- The Typos: present too often to ignore…but that’s the fault of copyeditor and publisher as well as the author.
- Cultural Notes: I already mentioned the awkward descriptions of calligraphy and martial arts. By this point–and I am aware this is super petty, so feel free to be annoyed with me because this time I deserve it–when Sasha describes Buryat tea “with lard” I was just done. I had an acquaintance from Kazakhstan once who giggled and admitted she drank her tea with a spoonful of butter or cream, knowing it wasn’t something we did in the States. Frankly never called it “lard.” And after Sedia’s harsh description before Sasha ever even tastes the drink…well, let’s say I’m about ready to get a spoonful of butter and dunk it into tea myself, just to prove it’s not as gross as she claims.
- The Ending: (SPOILER!): After everything is over, all the main characters just go back to university classes in St. Petersburg like nothing happened. No. Sorry, just no. The entire point of this story is so things end differently. The entire point of alternate history. We should not end with virtually the same situation as we had on page 92.
I’m probably going to regret this review for a while. I cringe a little at tearing a book down too violently. The only reason I can think that makes shredding a book to pieces in this way fair is that ignoring it is hardly the kinder option.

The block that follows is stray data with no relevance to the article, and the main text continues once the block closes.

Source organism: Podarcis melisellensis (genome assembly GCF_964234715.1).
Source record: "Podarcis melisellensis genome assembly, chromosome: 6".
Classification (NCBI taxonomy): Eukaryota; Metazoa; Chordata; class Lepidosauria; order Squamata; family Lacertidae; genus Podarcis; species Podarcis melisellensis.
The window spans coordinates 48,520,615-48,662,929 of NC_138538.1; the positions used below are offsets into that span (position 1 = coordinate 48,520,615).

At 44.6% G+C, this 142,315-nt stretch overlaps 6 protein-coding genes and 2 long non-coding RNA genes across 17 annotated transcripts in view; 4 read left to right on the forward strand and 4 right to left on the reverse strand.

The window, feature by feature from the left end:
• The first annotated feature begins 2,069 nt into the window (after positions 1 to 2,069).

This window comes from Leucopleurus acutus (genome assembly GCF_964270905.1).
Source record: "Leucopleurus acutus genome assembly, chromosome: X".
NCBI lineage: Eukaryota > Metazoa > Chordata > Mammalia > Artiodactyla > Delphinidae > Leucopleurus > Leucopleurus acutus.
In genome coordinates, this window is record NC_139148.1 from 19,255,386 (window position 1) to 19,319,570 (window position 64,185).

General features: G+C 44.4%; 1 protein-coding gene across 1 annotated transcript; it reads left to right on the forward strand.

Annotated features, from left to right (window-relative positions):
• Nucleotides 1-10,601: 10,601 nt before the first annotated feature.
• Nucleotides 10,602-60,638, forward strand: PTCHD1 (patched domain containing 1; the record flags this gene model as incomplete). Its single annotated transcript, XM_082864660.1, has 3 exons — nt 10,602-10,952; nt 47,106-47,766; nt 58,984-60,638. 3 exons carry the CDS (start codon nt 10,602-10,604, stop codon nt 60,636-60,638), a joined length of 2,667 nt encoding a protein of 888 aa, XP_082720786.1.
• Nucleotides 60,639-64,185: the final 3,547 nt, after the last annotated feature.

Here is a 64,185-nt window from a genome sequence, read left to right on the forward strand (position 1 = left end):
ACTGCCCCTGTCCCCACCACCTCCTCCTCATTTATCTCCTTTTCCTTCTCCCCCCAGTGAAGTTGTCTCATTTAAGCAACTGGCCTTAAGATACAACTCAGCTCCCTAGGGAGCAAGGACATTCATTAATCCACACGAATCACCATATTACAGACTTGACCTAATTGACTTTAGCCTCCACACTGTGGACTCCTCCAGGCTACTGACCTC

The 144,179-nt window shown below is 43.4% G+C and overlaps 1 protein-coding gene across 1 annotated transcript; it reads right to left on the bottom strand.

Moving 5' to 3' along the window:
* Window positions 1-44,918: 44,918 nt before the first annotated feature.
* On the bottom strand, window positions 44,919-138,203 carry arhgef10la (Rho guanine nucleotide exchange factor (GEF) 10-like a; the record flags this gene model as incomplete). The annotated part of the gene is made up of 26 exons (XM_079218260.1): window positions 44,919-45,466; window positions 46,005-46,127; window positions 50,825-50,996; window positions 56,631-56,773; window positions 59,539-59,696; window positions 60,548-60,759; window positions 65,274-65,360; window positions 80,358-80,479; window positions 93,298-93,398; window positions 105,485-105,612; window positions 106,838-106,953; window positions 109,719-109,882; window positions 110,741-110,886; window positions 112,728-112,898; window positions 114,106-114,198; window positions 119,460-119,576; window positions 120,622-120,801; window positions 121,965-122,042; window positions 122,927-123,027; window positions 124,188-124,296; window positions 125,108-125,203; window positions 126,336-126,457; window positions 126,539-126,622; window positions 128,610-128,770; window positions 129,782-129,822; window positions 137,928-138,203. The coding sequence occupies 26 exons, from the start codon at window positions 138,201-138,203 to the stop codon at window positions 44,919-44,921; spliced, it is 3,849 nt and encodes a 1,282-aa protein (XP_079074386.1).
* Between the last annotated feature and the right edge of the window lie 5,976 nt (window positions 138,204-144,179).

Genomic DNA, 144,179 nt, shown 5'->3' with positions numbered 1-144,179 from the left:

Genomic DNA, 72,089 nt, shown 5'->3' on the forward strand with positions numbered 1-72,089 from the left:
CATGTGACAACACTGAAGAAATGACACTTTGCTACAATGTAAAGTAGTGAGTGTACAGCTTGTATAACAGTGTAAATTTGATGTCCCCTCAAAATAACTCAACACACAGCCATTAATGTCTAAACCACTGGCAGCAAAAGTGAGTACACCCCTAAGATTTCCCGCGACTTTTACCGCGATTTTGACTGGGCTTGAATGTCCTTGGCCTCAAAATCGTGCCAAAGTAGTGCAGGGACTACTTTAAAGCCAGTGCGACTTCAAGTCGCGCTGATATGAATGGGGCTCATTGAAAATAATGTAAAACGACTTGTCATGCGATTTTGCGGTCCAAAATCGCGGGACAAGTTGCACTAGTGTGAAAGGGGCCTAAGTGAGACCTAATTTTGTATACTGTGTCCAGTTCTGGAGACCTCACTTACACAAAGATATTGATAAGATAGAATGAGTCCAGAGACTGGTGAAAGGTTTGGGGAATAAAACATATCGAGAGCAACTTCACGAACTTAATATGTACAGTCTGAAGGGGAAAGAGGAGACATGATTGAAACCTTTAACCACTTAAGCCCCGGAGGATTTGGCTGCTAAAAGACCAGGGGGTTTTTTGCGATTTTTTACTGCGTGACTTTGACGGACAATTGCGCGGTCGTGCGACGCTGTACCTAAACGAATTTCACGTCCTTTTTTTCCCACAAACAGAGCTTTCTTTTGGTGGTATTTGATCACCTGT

So a few other honest words before the end:
- I did read the whole thing.
- I was super excited to read it when I bought it at the Epic Library Sale (Steampunk! China! Russia! Evil Florence Nightingale!).
- It has really great concepts.
So where is all this venom coming from?
Am I irritated that she wasted my time? That she didn’t deliver the same book she promised on the back cover?
No. I think the real answer is that I’m disappointed. The idea of a story about Spring Heeled Jack as a tragic figure, espionage, alternate history, it’s all fantastic. But frankly, that’s all it is. An idea. Like Sasha vacillating between her nostalgic past and the strange new future, we seem to be caught between what the book is–
and what a beautiful thing it might have been.